Burro Removal

Burro removal at Imperial and Cibola National Wildlife Refuges from approximately September 9, 2020 – October 10, 2020


The Bureau of Land Management (BLM), in partnership with U.S. Fish and Wildlife Service’s Imperial National Wildlife Refuge and Cibola National Wildlife Refuge (refuges) will be implementing a removal of approximately 300 feral burros from the refuges and surrounding area. Baited corral traps will be used to humanely capture the burros, where they will be transported to the Florence Wild Horse and Burro Training and Off-Range Corral in Florence, Arizona. Refuge roads may be temporarily closed during this capture period to increase effectiveness of the work and for burro safety.

The Florence Wild Horse and Burro Training and Off-Range Corral facilitates Arizona’s Wild Horse Inmate Program started in 2012, as a partnership between BLM and the Arizona Department of Corrections, where inmates tame and train horses and burros to enhance adoptability. The goal is for people to adopt horses and burros where they can live out their lives with ample food, shelter, and care. More on this beneficial program can be viewed here: youtube.com/watch?v=YKKdvvIVqLA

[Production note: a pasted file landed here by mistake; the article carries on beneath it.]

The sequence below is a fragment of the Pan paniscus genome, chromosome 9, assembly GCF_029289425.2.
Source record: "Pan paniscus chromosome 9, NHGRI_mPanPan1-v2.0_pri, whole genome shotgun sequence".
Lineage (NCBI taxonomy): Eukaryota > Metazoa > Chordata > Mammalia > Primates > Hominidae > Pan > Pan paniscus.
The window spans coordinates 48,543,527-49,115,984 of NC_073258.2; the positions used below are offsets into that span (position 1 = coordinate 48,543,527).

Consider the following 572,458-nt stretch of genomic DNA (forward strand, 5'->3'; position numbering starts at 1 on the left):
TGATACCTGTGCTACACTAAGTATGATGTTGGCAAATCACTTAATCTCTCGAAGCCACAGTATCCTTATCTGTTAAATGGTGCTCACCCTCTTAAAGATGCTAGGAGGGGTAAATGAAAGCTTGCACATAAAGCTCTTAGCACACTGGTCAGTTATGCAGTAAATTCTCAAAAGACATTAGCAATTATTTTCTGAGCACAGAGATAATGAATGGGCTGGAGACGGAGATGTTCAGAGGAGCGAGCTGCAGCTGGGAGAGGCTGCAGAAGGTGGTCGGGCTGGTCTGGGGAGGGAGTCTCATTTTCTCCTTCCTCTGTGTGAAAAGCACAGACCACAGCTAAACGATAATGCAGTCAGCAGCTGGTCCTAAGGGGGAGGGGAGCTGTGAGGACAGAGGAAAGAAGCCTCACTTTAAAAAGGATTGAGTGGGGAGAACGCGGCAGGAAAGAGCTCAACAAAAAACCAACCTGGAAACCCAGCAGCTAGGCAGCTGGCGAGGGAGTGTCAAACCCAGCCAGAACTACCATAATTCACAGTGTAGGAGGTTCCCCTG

Corral traps will be deployed starting on/about September 9 and will continue until 300 burros are captured. We anticipate this could take up to several weeks. The traps will be checked daily and all burros will be temporarily placed in a holding facility on/near the refuges where they will be cared for until they are transported to Florence. All operations will follow policy and procedures established to ensure safe, humane, and environmentally sound practices.

This project is being undertaken to reduce the number of feral burros on and adjacent to Imperial and Cibola National Wildlife Refuges. Burros cause significant long-term damage to habitat restoration sites, desert and riparian ecosystems, agricultural areas, archaeological sites, and wilderness, as well as safety hazards due to vehicular collisions on roadways. The number of burros in this area have chronically exceeded the designated Appropriate Management Level (AML).

“The refuges may experience temporary closures to ensure public safety and the safety of the burros. The end result of this project will prevent further habitat degradation, property damage, and improve public and staff safety from potential vehicle collisions”, said Brenda Zaun, Zone Biologist. “We really appreciate everyone’s patience as we undertake this important endeavor”.

Visitors may call Imperial National Wildlife Refuge at (928) 783-3371 or Cibola National Wildlife Refuge at (928) 857-3253 for up-to-date information on closures during this control effort.